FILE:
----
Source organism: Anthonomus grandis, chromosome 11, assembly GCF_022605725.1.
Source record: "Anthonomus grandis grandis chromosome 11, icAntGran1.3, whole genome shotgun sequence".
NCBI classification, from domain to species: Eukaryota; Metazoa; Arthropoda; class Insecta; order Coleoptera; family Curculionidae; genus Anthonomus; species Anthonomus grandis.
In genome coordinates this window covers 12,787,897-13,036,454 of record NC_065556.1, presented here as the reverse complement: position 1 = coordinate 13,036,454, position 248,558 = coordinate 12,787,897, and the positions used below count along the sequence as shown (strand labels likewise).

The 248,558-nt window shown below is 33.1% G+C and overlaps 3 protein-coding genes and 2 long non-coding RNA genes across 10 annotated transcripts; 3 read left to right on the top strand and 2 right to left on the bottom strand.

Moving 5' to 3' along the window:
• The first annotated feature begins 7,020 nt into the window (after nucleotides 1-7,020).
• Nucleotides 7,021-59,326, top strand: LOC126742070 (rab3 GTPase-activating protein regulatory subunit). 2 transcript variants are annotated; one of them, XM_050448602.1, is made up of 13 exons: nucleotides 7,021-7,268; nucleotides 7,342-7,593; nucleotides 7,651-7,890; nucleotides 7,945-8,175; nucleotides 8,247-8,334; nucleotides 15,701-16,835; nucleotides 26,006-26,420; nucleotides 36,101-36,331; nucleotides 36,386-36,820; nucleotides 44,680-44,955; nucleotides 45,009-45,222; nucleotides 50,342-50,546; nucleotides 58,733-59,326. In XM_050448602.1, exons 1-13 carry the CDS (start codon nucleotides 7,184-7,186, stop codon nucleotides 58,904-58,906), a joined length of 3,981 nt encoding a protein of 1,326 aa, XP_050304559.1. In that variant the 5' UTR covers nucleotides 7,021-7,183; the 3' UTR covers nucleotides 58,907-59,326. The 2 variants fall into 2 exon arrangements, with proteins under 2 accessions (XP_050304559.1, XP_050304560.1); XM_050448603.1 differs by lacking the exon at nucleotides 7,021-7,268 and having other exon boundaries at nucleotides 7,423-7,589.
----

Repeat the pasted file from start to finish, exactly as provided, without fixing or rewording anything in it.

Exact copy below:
Source organism: Anthonomus grandis, chromosome 11, assembly GCF_022605725.1.
Source record: "Anthonomus grandis grandis chromosome 11, icAntGran1.3, whole genome shotgun sequence".
NCBI classification, from domain to species: Eukaryota; Metazoa; Arthropoda; class Insecta; order Coleoptera; family Curculionidae; genus Anthonomus; species Anthonomus grandis.
In genome coordinates this window covers 12,787,897-13,036,454 of record NC_065556.1, presented here as the reverse complement: position 1 = coordinate 13,036,454, position 248,558 = coordinate 12,787,897, and the positions used below count along the sequence as shown (strand labels likewise).

The 248,558-nt window shown below is 33.1% G+C and overlaps 3 protein-coding genes and 2 long non-coding RNA genes across 10 annotated transcripts; 3 read left to right on the top strand and 2 right to left on the bottom strand.

Moving 5' to 3' along the window:
• The first annotated feature begins 7,020 nt into the window (after nucleotides 1-7,020).
• Nucleotides 7,021-59,326, top strand: LOC126742070 (rab3 GTPase-activating protein regulatory subunit). 2 transcript variants are annotated; one of them, XM_050448602.1, is made up of 13 exons: nucleotides 7,021-7,268; nucleotides 7,342-7,593; nucleotides 7,651-7,890; nucleotides 7,945-8,175; nucleotides 8,247-8,334; nucleotides 15,701-16,835; nucleotides 26,006-26,420; nucleotides 36,101-36,331; nucleotides 36,386-36,820; nucleotides 44,680-44,955; nucleotides 45,009-45,222; nucleotides 50,342-50,546; nucleotides 58,733-59,326. In XM_050448602.1, exons 1-13 carry the CDS (start codon nucleotides 7,184-7,186, stop codon nucleotides 58,904-58,906), a joined length of 3,981 nt encoding a protein of 1,326 aa, XP_050304559.1. In that variant the 5' UTR covers nucleotides 7,021-7,183; the 3' UTR covers nucleotides 58,907-59,326. The 2 variants fall into 2 exon arrangements, with proteins under 2 accessions (XP_050304559.1, XP_050304560.1); XM_050448603.1 differs by lacking the exon at nucleotides 7,021-7,268 and having other exon boundaries at nucleotides 7,423-7,589.